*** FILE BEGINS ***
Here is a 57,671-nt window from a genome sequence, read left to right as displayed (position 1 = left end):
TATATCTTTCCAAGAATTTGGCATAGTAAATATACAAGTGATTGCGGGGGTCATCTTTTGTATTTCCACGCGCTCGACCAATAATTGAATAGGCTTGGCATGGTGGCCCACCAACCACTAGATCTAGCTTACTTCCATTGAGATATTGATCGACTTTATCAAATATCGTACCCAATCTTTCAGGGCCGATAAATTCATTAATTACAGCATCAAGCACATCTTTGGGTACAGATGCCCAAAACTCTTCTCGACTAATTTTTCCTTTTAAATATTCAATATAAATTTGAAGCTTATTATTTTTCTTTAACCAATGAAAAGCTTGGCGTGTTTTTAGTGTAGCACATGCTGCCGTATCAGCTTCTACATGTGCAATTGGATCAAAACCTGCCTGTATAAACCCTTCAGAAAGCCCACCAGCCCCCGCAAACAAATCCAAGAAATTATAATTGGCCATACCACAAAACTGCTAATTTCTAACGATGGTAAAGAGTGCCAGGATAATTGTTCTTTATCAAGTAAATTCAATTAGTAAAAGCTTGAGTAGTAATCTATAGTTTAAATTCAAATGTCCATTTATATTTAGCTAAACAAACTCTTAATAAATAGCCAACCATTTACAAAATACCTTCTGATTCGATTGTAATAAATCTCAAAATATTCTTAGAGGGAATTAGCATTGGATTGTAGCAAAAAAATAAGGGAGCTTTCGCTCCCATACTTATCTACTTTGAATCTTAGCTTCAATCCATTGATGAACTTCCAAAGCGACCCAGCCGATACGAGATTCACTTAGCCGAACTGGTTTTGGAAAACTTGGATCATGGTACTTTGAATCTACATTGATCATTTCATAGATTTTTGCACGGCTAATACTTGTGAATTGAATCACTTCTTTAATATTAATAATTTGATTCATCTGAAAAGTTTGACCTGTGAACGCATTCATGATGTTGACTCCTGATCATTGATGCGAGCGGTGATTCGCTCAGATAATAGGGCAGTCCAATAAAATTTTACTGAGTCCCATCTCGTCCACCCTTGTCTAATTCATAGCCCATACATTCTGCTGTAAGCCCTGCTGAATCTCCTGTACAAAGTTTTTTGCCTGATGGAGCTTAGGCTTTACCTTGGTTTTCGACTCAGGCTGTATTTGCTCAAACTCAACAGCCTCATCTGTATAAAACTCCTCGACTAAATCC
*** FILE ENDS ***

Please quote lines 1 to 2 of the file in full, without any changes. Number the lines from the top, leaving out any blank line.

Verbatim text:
Here is a 57,671-nt window from a genome sequence, read left to right as displayed (position 1 = left end):
TATATCTTTCCAAGAATTTGGCATAGTAAATATACAAGTGATTGCGGGGGTCATCTTTTGTATTTCCACGCGCTCGACCAATAATTGAATAGGCTTGGCATGGTGGCCCACCAACCACTAGATCTAGCTTACTTCCATTGAGATATTGATCGACTTTATCAAATATCGTACCCAATCTTTCAGGGCCGATAAATTCATTAATTACAGCATCAAGCACATCTTTGGGTACAGATGCCCAAAACTCTTCTCGACTAATTTTTCCTTTTAAATATTCAATATAAATTTGAAGCTTATTATTTTTCTTTAACCAATGAAAAGCTTGGCGTGTTTTTAGTGTAGCACATGCTGCCGTATCAGCTTCTACATGTGCAATTGGATCAAAACCTGCCTGTATAAACCCTTCAGAAAGCCCACCAGCCCCCGCAAACAAATCCAAGAAATTATAATTGGCCATACCACAAAACTGCTAATTTCTAACGATGGTAAAGAGTGCCAGGATAATTGTTCTTTATCAAGTAAATTCAATTAGTAAAAGCTTGAGTAGTAATCTATAGTTTAAATTCAAATGTCCATTTATATTTAGCTAAACAAACTCTTAATAAATAGCCAACCATTTACAAAATACCTTCTGATTCGATTGTAATAAATCTCAAAATATTCTTAGAGGGAATTAGCATTGGATTGTAGCAAAAAAATAAGGGAGCTTTCGCTCCCATACTTATCTACTTTGAATCTTAGCTTCAATCCATTGATGAACTTCCAAAGCGACCCAGCCGATACGAGATTCACTTAGCCGAACTGGTTTTGGAAAACTTGGATCATGGTACTTTGAATCTACATTGATCATTTCATAGATTTTTGCACGGCTAATACTTGTGAATTGAATCACTTCTTTAATATTAATAATTTGATTCATCTGAAAAGTTTGACCTGTGAACGCATTCATGATGTTGACTCCTGATCATTGATGCGAGCGGTGATTCGCTCAGATAATAGGGCAGTCCAATAAAATTTTACTGAGTCCCATCTCGTCCACCCTTGTCTAATTCATAGCCCATACATTCTGCTGTAAGCCCTGCTGAATCTCCTGTACAAAGTTTTTTGCCTGATGGAGCTTAGGCTTTACCTTGGTTTTCGACTCAGGCTGTATTTGCTCAAACTCAACAGCCTCATCTGTATAAAACTCCTCGACTAAATCC